Rene Lefort’s “Ethiopia Crisis”: What We Know


by the Strathink Editorial Team

The discourse on Ethiopian politics is a bleak landscape of twisted and oblique narratives packaged in a one-size-fits-all generic model of “the African state” rather than “the state in Africa.” Current writing about recent events in Ethiopia theorizes the state as authoritarian, repressive and corrupt.  The cause of the unrest is based on marginalization of a majority ethnicity (Oromo) and formerly dominant ethnicity (Amhara) by a minority ethnicity (Tigrean). So-called scholars write about what “the people” think about the government in the absence of data-driven, empirical study and analysis. No one writes about “the American people” as a homogenous, monolithic group based on conversations with a dozen people.

The alarming reductive discourse that dominates the debate consistently fails to take into account the heterogeneity of 100 million people in terms of ethnicity, class, religion, age and gender, to name a few, in Ethiopia. Without the science of polling, outside observers are parroting the words of a few elites who are self-proclaimed representatives of “the people.”

It is true that some valuable analysis can take place in the absence of real data about attitudes, values and behavior as long as the analyst sticks to what is known.

However, Rene Lefort, in his article “Ethiopia’s Crisis,” fails to stick to what is known. Instead, he crosses the line into generalized speculation, unscientific extrapolation and an uninspired personification of civil society.

Let’s review what he says.

He begins with some useful observations. Professor Lefort rightly notes the government’s weakness in communicating with the public—both domestically and internationally. A few press releases during such a turbulent period does not meet a threshold of effective communication.  He rightly notes that the only information available about the situation comes from the diaspora, “which itself is often hyperbolic to the point of implausibility.” It is reassuring to know that someone in the community of “Ethiopia watchers” recognizes the absurdity of the diaspora’s information. It is also helpful for the government to be reminded once again about the urgency of effective and frequent communication.

Unfortunately, he then dips his feet into the unknown. Using as his source interviews with elites from Addis Ababa and Mekelle, Professor Lefort states “People have stopped taking notice of anything the ruling power says, seeing it as incapable of handling the situation.” The Strathink editorial team may even agree to some extent with Professort Lefort. Yet, interviews with elites from Ethiopia’s two important capital cities cannot be generalized to reflect the views of 100 million people.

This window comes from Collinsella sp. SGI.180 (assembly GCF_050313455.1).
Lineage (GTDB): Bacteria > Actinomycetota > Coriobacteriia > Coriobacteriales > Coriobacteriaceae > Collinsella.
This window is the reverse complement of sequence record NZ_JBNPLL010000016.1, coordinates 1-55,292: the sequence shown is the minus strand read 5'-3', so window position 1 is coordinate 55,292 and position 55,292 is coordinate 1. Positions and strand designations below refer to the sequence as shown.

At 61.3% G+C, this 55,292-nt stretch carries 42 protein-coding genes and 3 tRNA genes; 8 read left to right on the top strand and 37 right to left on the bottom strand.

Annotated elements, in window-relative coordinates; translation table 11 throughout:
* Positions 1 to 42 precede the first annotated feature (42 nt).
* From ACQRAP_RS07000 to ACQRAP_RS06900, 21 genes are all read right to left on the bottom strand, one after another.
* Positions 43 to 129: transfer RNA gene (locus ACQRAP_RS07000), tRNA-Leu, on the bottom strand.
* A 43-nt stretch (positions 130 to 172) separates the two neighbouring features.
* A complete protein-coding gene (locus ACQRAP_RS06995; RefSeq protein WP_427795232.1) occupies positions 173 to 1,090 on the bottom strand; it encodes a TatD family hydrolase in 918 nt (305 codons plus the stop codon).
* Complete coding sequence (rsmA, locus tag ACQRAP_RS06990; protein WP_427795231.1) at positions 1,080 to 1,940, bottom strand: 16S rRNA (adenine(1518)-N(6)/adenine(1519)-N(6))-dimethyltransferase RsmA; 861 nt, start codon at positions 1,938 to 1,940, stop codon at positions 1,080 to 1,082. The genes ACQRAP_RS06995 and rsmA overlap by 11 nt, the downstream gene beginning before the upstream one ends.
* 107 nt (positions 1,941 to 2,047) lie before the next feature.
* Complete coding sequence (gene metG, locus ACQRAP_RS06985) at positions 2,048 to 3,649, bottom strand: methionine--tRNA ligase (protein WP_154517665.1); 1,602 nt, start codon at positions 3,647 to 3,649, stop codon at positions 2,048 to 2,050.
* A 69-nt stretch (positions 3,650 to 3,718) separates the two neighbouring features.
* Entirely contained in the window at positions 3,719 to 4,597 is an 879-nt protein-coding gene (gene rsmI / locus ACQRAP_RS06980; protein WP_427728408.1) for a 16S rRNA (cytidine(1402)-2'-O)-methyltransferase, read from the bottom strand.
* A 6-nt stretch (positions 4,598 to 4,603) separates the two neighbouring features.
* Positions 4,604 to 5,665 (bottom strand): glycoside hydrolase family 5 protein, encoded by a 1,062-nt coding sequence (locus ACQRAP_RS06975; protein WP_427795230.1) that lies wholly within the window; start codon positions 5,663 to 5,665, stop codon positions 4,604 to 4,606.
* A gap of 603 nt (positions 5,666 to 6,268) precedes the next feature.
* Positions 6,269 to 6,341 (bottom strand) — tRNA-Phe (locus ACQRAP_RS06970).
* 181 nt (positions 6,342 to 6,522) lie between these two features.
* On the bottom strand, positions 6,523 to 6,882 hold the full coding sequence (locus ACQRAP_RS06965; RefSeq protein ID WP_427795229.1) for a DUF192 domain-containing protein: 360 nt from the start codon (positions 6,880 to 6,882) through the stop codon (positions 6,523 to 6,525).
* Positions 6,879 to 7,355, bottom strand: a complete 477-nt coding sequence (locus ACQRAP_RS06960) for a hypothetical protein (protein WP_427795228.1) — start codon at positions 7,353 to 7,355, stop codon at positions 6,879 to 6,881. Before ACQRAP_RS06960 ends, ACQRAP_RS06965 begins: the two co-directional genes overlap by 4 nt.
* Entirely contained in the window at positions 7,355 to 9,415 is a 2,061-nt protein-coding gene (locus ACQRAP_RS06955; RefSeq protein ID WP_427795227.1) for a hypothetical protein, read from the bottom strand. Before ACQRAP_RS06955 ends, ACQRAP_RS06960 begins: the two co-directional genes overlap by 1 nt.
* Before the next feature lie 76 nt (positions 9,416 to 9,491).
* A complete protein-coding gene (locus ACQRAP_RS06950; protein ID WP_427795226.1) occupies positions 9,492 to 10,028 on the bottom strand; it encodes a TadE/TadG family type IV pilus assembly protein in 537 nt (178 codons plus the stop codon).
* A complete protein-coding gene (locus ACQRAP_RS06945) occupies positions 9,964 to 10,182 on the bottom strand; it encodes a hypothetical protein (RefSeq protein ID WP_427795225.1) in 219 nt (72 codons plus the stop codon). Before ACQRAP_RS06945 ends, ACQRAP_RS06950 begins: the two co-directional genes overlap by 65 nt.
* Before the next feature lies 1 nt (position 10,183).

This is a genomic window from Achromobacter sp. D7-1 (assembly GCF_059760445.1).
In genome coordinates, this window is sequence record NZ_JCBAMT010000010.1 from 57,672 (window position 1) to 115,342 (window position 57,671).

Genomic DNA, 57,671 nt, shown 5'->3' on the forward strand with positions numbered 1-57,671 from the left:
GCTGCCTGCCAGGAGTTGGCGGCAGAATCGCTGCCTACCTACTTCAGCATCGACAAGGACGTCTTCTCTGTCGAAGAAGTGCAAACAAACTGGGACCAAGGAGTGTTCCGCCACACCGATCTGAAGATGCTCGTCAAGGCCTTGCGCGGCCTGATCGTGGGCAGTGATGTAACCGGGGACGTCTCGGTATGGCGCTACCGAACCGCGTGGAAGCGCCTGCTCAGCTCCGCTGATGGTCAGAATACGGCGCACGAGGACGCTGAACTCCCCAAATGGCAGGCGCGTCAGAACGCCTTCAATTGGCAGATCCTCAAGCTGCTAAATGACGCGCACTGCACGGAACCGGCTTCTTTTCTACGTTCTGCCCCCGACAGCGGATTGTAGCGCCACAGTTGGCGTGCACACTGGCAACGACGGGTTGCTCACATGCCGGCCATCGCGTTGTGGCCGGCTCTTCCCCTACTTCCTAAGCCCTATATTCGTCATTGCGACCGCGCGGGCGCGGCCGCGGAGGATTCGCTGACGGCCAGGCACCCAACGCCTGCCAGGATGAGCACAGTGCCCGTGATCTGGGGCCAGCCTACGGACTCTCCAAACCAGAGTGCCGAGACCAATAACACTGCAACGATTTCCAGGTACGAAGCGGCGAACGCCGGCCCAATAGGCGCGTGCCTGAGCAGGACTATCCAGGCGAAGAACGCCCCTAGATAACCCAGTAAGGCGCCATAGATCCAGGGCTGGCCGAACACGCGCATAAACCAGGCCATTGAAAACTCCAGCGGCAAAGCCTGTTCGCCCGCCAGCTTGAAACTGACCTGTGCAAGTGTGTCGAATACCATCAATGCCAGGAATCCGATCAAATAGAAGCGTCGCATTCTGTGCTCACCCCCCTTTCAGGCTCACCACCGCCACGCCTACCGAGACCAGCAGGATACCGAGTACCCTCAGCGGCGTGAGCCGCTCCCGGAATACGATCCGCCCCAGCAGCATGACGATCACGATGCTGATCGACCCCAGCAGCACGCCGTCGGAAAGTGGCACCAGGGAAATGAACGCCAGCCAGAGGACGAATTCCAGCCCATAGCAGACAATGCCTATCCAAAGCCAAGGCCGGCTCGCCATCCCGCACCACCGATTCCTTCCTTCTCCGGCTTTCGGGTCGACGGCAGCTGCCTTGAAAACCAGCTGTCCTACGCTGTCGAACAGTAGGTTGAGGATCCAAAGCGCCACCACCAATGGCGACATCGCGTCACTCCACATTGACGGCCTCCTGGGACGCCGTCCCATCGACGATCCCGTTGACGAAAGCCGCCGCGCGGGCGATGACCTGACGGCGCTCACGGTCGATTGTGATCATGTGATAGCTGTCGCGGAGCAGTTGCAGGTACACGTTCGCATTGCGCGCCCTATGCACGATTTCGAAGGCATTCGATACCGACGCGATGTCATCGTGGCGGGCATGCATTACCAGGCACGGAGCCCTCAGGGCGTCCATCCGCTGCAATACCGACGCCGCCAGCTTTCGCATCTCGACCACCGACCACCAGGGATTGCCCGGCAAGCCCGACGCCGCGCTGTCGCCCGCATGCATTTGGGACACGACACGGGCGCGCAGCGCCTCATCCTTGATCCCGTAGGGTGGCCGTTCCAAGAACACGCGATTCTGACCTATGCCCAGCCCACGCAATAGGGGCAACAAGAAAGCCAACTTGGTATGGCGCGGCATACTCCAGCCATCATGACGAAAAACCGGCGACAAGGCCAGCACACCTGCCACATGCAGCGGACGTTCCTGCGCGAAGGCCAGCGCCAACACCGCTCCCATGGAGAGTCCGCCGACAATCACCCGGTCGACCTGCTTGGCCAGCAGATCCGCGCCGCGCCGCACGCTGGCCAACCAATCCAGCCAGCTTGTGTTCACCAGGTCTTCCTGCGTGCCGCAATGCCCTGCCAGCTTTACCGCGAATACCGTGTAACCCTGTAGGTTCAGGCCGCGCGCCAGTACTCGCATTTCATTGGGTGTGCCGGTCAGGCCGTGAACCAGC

The following section, “Meles left with the password,” is simply confusing. Professor Lefort argues that Prime Minister Hailemariam “lacks what it takes to fill the boots of his predecessor [the late Prime Minister Meles Zenawi]—namely, to be a “strongman.” Professor Lefort tries to make the case that power “hung on him [Meles] alone. ” The fact that the smooth succession of power following the late Prime Minister’s death demonstrated the “robustness of the regime and the reliability of its institutions” doesn’t seem to be enough evidence to dispute Meles as a constellation of singular power, according to Professor Lefort. He concludes, “Ethiopia is left with a system of power tailored for a strongman and filled accordingly, but which now lacks a strongman.”

How does he argue his conclusion? He doesn’t. What evidence does he present to explain his conclusion? He provides none. The statement just hangs there in vacuity—meaninglessness.

Professor Lefort moves on to describe the three big sources of the crisis: 1) the weakening of central authority; 2) democratic aspiration; and 3) collateral damage from super-rapid growth. The first source is the most perplexing narrative offered by Professor Lefort. He begins describing the tensions within a federal system—the balance between the center and the periphery, the sharing of power and resources. This is, by definition, a constant balancing act in any federal system. Agreed. However, the narrative then becomes confusing.

Professor Lefort raises the question, “How can the country make the transition from a bogus and ethnically weighted federalism to real decentralization, which would bring about a more authentically fairer federalism, or even confederalism? And what does this mean, according to Professor Lefort? It means that political and economic power should shift to Oromia, thereby making the case why should and how can an Ethiopian state exist, and on what basis?” “Ethiopianness,” according to Professor Lefort, is really “Amhara-ness,” and their challenge “is to revamp their identity and accept that their place in the Ethiopian state should reflect their numerical and economic importance, no more, no less with the other ethnicities in a lesser role.”

What this appears to mean is that the construct of “Ethiopia” is really just Amhara. Further, it means that the Amhara, along with other ethnicities, should take a backseat in a new political construct based on Oromia, given its numerical plurality. If we think about this argument within the context of the U.S. federalist system, African Americans and other non-white ethnicities need to take a backseat to white Americans given their numerical and economic importance. It doesn’t sound so good when you apply it to another country.